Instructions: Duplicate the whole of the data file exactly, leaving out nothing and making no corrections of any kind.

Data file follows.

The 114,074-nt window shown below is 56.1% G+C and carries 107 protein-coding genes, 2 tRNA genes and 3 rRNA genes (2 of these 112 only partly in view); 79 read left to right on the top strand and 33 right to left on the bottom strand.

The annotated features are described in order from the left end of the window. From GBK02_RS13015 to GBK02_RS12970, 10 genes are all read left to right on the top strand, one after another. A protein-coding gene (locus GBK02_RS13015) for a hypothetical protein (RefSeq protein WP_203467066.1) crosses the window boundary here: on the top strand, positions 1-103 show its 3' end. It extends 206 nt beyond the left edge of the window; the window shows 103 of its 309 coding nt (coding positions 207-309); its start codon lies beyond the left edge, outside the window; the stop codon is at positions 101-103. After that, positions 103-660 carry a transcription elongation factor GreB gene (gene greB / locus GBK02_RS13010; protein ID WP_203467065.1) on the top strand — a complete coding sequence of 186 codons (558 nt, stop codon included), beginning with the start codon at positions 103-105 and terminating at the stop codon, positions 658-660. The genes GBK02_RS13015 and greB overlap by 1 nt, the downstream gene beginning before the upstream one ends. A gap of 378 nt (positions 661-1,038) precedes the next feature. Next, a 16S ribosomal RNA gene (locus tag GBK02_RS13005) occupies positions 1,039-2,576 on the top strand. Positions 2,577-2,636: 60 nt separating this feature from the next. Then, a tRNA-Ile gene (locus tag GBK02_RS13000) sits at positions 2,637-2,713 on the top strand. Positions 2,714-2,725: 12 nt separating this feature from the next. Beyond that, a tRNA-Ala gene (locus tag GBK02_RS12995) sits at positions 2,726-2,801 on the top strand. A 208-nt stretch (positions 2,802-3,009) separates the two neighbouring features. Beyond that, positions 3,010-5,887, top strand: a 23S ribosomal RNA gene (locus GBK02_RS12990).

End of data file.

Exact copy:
The 114,074-nt window shown below is 56.1% G+C and carries 107 protein-coding genes, 2 tRNA genes and 3 rRNA genes (2 of these 112 only partly in view); 79 read left to right on the top strand and 33 right to left on the bottom strand.

The annotated features are described in order from the left end of the window. From GBK02_RS13015 to GBK02_RS12970, 10 genes are all read left to right on the top strand, one after another. A protein-coding gene (locus GBK02_RS13015) for a hypothetical protein (RefSeq protein WP_203467066.1) crosses the window boundary here: on the top strand, positions 1-103 show its 3' end. It extends 206 nt beyond the left edge of the window; the window shows 103 of its 309 coding nt (coding positions 207-309); its start codon lies beyond the left edge, outside the window; the stop codon is at positions 101-103. After that, positions 103-660 carry a transcription elongation factor GreB gene (gene greB / locus GBK02_RS13010; protein ID WP_203467065.1) on the top strand — a complete coding sequence of 186 codons (558 nt, stop codon included), beginning with the start codon at positions 103-105 and terminating at the stop codon, positions 658-660. The genes GBK02_RS13015 and greB overlap by 1 nt, the downstream gene beginning before the upstream one ends. A gap of 378 nt (positions 661-1,038) precedes the next feature. Next, a 16S ribosomal RNA gene (locus tag GBK02_RS13005) occupies positions 1,039-2,576 on the top strand. Positions 2,577-2,636: 60 nt separating this feature from the next. Then, a tRNA-Ile gene (locus tag GBK02_RS13000) sits at positions 2,637-2,713 on the top strand. Positions 2,714-2,725: 12 nt separating this feature from the next. Beyond that, a tRNA-Ala gene (locus tag GBK02_RS12995) sits at positions 2,726-2,801 on the top strand. A 208-nt stretch (positions 2,802-3,009) separates the two neighbouring features. Beyond that, positions 3,010-5,887, top strand: a 23S ribosomal RNA gene (locus GBK02_RS12990).